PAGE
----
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The stores were so cool...each decked out for Christmas and each with it's own specialty. This was the sweet shoppe, of course...

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And there was an old world Christmas shoppe...

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And a huge general gift shop with a little bit of everything as well as a book store, toy store (where we bought a couple of things!), and several more.

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After spending some time browsing the stores, we ate lunch in the Stable Cafe...which actually used to be the stables.


You can kind of see behind our table the brick and iron dividing walls that make up the stalls where the horses would have been kept. They are booths today.  For lunch we each had soup and split a carved turkey sandwich with bacon butter.
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After lunch, we had one more scheduled tour of the house. On the way back into the house, I snapped a photo of the entrance. I haven't even discussed the fact that the house was decorated for Christmas while we were there. It was gorgeous. In the enormous banquet hall, a huge, live tree sits at one end of the room, decorated to the hilt despite it's height. It was only one of countless trees inside the house...all decorated. Also check out the amazing glass and wood work on that window below...just a small, tiny taste of the character seen throughout the house. The amount of detail on just about everything is insane.

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The last guided tour we took was the Butler's tour. It takes you to rooms that the servants would have used to keep the house running. It was a fascinating tour and my favorite part was the Butler's pantry where all the Vanderbilt china is displayed in gorgeous cabinetry. We also got to see the servant's sewing room where they mended the family's clothes and where the Vanderbilt's trunks are on display. This tour also includes a trip down to the basement and sub-basement to the boiler room. Very interesting. 

After our last and final scheduled tour, it was about 3:30pm. We decided that we had enough energy in us to go on the main tour of the house with an audio guide. So, my very last tour was the one in which I got to finally see the main rooms, bedrooms, kitchen, servants quarters, indoor pool, gym, and the bachelor's wing (plus much more). I think the library and breakfast room are top on my list of favorite rooms. I really enjoyed the audio guide because it wasn't too long, and I really liked hearing about all the interesting facts behind the things I was seeing.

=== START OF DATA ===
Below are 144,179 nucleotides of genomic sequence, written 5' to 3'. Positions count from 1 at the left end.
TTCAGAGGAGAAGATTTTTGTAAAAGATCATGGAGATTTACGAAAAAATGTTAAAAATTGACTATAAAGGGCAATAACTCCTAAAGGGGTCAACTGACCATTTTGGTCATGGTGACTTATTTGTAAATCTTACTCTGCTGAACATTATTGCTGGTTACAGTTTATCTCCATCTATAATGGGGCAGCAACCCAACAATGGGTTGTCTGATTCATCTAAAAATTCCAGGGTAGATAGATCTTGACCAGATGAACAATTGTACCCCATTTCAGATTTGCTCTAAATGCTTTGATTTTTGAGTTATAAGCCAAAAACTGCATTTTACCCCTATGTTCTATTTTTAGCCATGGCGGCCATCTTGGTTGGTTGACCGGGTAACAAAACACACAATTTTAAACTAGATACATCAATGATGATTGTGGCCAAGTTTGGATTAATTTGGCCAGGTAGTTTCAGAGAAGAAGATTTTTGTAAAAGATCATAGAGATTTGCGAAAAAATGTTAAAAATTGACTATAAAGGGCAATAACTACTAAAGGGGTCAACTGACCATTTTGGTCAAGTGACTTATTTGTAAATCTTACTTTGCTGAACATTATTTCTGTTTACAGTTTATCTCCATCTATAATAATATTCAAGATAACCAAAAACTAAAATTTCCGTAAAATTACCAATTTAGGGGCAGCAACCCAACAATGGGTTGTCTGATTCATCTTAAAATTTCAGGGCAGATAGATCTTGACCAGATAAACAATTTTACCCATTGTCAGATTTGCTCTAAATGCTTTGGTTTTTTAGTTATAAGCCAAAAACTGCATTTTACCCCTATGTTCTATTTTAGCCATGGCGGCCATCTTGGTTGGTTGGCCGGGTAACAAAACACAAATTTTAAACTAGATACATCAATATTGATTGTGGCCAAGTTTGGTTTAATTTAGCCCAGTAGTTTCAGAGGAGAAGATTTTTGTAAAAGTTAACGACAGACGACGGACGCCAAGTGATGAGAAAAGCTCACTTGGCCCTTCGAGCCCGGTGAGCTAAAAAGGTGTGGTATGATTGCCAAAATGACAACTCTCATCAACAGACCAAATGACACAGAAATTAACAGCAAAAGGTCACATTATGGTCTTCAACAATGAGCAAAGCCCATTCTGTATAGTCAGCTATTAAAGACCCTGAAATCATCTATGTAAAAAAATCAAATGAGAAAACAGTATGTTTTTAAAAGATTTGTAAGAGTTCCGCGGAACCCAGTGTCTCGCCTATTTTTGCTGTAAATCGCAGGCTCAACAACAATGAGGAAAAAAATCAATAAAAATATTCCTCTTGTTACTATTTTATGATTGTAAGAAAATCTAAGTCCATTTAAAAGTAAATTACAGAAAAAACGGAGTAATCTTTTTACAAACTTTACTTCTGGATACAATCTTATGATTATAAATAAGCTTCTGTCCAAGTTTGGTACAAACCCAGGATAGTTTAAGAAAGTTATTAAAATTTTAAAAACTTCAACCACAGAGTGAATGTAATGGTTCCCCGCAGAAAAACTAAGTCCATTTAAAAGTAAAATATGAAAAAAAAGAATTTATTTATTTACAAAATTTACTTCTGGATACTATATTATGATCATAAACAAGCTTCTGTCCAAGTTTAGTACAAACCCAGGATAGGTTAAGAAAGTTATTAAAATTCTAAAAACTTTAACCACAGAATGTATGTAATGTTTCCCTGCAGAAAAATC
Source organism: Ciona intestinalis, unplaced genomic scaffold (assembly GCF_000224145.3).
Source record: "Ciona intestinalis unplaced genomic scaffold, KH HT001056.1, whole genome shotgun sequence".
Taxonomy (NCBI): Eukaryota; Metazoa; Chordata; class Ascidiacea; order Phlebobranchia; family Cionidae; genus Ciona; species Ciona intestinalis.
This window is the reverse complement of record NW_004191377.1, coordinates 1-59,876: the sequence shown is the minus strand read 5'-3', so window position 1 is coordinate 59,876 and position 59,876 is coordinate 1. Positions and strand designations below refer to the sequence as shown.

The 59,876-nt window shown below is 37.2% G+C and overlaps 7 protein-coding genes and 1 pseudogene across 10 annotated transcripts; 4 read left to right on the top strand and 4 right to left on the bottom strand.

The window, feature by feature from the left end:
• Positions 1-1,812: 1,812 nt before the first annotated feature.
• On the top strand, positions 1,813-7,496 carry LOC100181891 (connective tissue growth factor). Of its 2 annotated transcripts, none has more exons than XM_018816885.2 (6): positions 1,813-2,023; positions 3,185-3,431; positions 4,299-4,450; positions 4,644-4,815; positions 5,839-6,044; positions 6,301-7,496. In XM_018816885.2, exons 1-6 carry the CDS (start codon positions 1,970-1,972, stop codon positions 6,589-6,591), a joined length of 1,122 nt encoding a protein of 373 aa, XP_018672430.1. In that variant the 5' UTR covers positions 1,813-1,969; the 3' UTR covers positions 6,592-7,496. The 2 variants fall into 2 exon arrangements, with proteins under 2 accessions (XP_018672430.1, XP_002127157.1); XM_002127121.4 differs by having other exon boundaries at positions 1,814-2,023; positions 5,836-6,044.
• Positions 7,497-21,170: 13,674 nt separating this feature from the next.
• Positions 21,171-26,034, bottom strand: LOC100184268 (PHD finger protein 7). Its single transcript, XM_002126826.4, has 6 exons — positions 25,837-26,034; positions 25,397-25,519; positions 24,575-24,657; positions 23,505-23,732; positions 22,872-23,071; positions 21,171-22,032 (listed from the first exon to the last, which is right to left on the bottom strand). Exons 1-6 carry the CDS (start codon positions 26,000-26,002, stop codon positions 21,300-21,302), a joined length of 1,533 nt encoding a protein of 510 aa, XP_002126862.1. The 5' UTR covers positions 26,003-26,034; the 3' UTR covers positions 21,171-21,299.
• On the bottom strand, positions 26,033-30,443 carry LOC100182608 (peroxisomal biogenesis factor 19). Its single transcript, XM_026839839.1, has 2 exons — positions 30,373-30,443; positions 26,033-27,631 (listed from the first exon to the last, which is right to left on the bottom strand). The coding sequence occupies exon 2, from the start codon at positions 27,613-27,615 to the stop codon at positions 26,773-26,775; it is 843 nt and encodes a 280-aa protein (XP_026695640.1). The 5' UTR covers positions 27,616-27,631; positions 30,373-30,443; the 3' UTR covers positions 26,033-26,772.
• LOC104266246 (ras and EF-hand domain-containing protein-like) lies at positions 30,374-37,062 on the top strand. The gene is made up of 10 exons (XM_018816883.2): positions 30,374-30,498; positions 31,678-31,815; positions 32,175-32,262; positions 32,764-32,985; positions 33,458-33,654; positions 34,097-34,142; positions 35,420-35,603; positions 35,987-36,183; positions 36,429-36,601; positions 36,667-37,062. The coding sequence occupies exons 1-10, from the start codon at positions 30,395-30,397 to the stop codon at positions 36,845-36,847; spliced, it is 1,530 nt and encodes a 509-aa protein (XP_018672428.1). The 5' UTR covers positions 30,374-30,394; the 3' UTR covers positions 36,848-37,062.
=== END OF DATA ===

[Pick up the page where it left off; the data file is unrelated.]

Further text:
When we made it through the tour, we enjoyed the beautiful light and walked around the outside of the house some more. We knew we'd be coming back the next day (we had 2-day tickets), so we didn't go down to the gardens.

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We also decided to walk up to the Diana statue which sits directly in front of the house beyond the esplanade and up on the hill. The view from there, especially with the afternoon light, was stunning. It would have been more stunning without the cranes putting up the giant Christmas tree on the lawn or the white shuttles that were constantly in front of the house all day. But, beautiful, nonetheless.

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Finally, after the house closed for the day, I was able to get a photo of it without the white shuttles in front. And hardly any people either. Vanderbilt called the Biltmore his "little mountain escape." Quite an impressive "escape," I think.

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After we snapped all the photos we wanted, we headed out on the road to the exit. It's several miles to get out of the grounds and we took our time, stopping in several places to have a closer look at the landscape. I just loved how the water was still enough on this pond to almost perfectly reflect the trees.

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And here's some more of the beautiful color that was still on the trees as we drove out...

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We stopped at one more gift shop at the entrance gate to the estate and then went back to the bed and breakfast to get off our feet for a few minutes. We had reservations that night at Rezaz, which was minutes from the inn at the Biltmore Village. I had the special that night...Mahi Mahi with sweet potatoes, peppers and butternut squash. It was absolutely wonderful. Mom had the seared jumbo gulf shrimp with pesto risotto (yum), kale, and roasted peppers. I tasted it so I can vouch for it as well.

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Of course, we ordered a side of Brussels sprouts with smoked bacon, which did not disappoint.  For dessert I had the chocolate ganache torte, which I did not photograph...probably because I was too busy eating it.

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After dinner, we watched a movie in our room(s) and then went to bed after a long, but awesome day.


4 comments:

Christina said...

How beautiful! And interesting. I need a mom/daughter trip this cool!

Emily said...

So gorgeous!!!

Mary said...

The history sounds amazing!

The T-Shirt Mama said...

I didn't know there was so much to do in Asheville! I so want to go now....I guess I'll have to wait 20 years once the kids are all grown to truly enjoy it!